Supplier insight

The synergies of audiology and optometry

With demand for audiology services growing, OT  looked at how partnerships between audiology providers and independent optical practices are on top of this shift

Pexels/Karolina Grabowska

Providers agree that audiology is growing – whether led by improvements in technology, patient demand, or a reaction to the pressures on NHS provision brought about by the pandemic.

Paul Surridge, chairman of the British Irish Hearing Instrument Manufacturers Association (BIHIMA) has experienced both sectors, having previously led SightCare as chief executive for 19 years, sharing: “I see so many parallels between the two.”

“The trend of opticians and audiologists working together has been underway for a number of years now and is a growth opportunity,” he said, adding: “As experts in the senses, there is a natural affinity between eye and ear specialists.”

Hearing care hasn’t always had the footprint in optical practices that it does now, explained Dave Murphy, managing director of Amplify Hearing, a business focused on bringing audiology and optometry together in practices, “then some of the big retailers realised the synergy between the eyes and the ears, and how they could leverage their optical business and include audiology.”

“I think it was always really difficult for independent optical practices to get involved in audiology,” he added. Now he estimates, anecdotally, that perhaps more than half of independent practices might have a relationship with audiology providers or services.

“But I know for a fact that it is growing,” he said, adding, “We’re onboarding an extra 100 practices this year.”

Ryan Leighton, the founder of The Hearing Care Partnership, and CEO of Leightons Opticians and Hearing Care, agreed that, “We’ve seen more people over the years starting to think about audiology and optometry running alongside each other.”

Since its launch in 2017, the Hearing Care Partnership has grown to around 170 practices.

While many of the national chains will have an audiology service, Leighton said. “In the independent sector, it seems like a lot more people are looking to introduce audiology alongside optometry because it’s clearly a very significant, natural fit for businesses.

“To the point where, if opticians are not part of audiology, it almost becomes a lack of a competitive advantage for them, particularly independents,” he said.

Rebecca Wagstaff, hearing aid audiologist at Amplifon, has also seen the competitive advantage hearing care can bring, sharing: “The smaller independents are now dipping their hands in because – competition wise – if you can provide hearing care and eye care in the same place, that is going to stop you losing your patient base to the bigger chains.”

The hearing care retailer operates day centres in 20 optical practices, making up two thirds of its locations.

Wagstaff noted that, as practices have such long-standing and strong relationships with their patient bases, “they want to keep that and nurture that. If there is an extra service that they can provide, it makes sense.”

Drivers of demand

Three key reasons practices might look to introduce audiology, Murphy suggested, include: “revenue, to help with footfall, and new patients coming into the practice, and as a defence mechanism – because if they didn’t have it – maybe the competition down the road did.”

However, more practices are also recognising “that this really is a clinically complimentary service,” he said.

Audiology has experienced a reduction in the availability of services in the NHS in England, which is leading more patients to turn to the High Street or private practices.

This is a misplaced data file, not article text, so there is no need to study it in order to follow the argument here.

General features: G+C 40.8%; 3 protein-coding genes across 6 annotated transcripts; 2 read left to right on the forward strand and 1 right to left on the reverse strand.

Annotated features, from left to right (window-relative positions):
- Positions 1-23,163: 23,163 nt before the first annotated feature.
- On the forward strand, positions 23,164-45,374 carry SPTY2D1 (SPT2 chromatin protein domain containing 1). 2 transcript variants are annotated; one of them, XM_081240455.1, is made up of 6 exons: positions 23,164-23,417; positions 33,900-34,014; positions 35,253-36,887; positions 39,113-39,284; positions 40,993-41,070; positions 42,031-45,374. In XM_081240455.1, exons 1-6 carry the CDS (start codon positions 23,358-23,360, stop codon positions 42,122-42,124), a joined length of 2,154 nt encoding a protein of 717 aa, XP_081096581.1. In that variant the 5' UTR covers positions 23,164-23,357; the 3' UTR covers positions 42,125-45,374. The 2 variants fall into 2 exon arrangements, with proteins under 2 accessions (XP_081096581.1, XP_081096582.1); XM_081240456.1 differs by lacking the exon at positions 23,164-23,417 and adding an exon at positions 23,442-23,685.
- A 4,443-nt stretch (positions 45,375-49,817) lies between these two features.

“That has driven the independent audiology market across the UK, not just in optometry settings, but across the whole sector,” Murphy suggested.

If services are less available in the NHS, the High Street can then act as an access point to audiology, he suggested: “We’re creating a route where people can be seen on the High Street, and create an audiology journey, without involving the GP and NHS.”

The pandemic has only increased pressures on NHS audiology in the past few years.

Leighton noted that, with lengthening waiting lists, “that means there are more people in the population, and in communities, who are looking for direction for hearing loss, and might be looking outside the NHS.”

Many GP practices have also not been providing wax removal services in recent years, “which is a huge demand item,” he said, adding that as a result: “There has been quite a big movement from the private sector to provide services to help people with earwax removal.”

Reflecting on the increasing need for audiology services, Leighton summarised: “There’s clearly a lot of demand from the ageing population. On top of that, we’ve got a previously very efficient NHS audiology provision across the UK, which has been struggling because of COVID-19. People are looking for a solution, so will look to providers of audiology services in the local community.

“I think certainly in the next couple of years we’re going to see increased demand. There is the potential, if done well, for a lot more patient footfall in optical practices,” he continued.

With these factors shaping the face of audiology provision, Wagstaff identified that visibility of services is key for patients.

“I don’t think what people are asking for has changed, just the numbers and the people that we are seeing,” Wagstaff shared. “I am seeing younger people, but a lot more who are wanting to have their ears checked. It starts that relationship – then a few years later they might come back if their hearing is not great and they remember the service they had.”

The relationship of optical practice and patient is important for supporting future hearing health, with practice team staff able to play a role in noticing when a patient might be struggling with their hearing.

“Because the patient has been going to this opticians for decades in some cases, they trust them and their judgement,” she said. “I think that relationship is key.”